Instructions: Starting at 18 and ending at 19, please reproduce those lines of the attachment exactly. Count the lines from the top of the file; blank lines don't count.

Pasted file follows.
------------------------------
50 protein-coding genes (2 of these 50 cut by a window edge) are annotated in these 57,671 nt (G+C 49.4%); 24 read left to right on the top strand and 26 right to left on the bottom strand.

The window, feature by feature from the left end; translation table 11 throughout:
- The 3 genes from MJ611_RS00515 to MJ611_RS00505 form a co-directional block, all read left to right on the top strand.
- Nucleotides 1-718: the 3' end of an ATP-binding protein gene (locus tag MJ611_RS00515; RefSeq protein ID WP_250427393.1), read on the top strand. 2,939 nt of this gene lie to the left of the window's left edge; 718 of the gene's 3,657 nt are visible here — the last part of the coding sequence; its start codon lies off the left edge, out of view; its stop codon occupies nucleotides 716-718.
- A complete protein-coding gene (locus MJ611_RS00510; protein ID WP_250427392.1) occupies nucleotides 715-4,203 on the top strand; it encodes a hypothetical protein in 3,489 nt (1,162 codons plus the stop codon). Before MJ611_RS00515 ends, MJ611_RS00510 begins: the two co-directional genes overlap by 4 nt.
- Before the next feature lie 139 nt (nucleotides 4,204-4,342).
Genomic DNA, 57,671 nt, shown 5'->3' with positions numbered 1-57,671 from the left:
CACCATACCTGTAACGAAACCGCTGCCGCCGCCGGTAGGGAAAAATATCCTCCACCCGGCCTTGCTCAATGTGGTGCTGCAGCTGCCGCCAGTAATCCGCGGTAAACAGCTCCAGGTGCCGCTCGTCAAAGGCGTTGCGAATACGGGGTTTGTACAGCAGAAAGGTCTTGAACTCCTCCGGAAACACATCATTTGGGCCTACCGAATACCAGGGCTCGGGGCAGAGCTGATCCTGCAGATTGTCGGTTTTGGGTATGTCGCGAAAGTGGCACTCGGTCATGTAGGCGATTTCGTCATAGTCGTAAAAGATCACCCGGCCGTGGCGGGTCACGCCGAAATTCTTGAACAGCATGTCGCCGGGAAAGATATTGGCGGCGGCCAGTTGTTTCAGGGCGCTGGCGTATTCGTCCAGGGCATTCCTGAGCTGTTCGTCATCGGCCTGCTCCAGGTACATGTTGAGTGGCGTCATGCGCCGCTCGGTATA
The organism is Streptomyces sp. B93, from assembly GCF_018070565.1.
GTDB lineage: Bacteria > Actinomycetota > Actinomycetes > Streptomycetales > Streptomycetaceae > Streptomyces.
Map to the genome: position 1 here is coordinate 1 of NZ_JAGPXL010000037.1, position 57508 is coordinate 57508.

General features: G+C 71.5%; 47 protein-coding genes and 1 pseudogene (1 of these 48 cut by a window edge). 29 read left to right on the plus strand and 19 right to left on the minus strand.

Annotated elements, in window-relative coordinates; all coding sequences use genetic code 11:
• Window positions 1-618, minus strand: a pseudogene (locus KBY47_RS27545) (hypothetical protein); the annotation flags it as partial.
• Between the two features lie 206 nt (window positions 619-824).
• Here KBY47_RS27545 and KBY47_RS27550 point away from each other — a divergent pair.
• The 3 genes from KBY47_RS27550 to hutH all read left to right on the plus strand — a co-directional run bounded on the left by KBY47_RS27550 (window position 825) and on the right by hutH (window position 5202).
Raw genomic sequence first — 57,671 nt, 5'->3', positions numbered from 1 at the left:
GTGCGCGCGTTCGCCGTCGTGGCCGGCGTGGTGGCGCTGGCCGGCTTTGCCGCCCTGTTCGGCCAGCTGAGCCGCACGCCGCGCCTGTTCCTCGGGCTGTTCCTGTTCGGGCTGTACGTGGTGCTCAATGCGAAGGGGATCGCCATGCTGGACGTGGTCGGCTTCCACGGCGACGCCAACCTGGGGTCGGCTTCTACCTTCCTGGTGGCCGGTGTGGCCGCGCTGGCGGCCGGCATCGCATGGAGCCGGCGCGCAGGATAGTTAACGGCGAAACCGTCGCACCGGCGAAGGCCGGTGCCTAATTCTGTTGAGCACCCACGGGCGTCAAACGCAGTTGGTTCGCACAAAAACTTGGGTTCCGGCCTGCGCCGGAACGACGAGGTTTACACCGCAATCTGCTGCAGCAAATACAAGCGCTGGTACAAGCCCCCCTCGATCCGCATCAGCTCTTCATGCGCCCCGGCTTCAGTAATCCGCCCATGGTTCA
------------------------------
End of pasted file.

Raw genomic sequence first — 57,671 nt, 5'->3', positions numbered from 1 at the left:
GTGCGCGCGTTCGCCGTCGTGGCCGGCGTGGTGGCGCTGGCCGGCTTTGCCGCCCTGTTCGGCCAGCTGAGCCGCACGCCGCGCCTGTTCCTCGGGCTGTTCCTGTTCGGGCTGTACGTGGTGCTCAATGCGAAGGGGATCGCCATGCTGGACGTGGTCGGCTTCCACGGCGACGCCAACCTGGGGTCGGCTTCTACCTTCCTGGTGGCCGGTGTGGCCGCGCTGGCGGCCGGCATCGCATGGAGCCGGCGCGCAGGATAGTTAACGGCGAAACCGTCGCACCGGCGAAGGCCGGTGCCTAATTCTGTTGAGCACCCACGGGCGTCAAACGCAGTTGGTTCGCACAAAAACTTGGGTTCCGGCCTGCGCCGGAACGACGAGGTTTACACCGCAATCTGCTGCAGCAAATACAAGCGCTGGTACAAGCCCCCCTCGATCCGCATCAGCTCTTCATGCGCCCCGGCTTCAGTAATCCGCCCATGGTTCA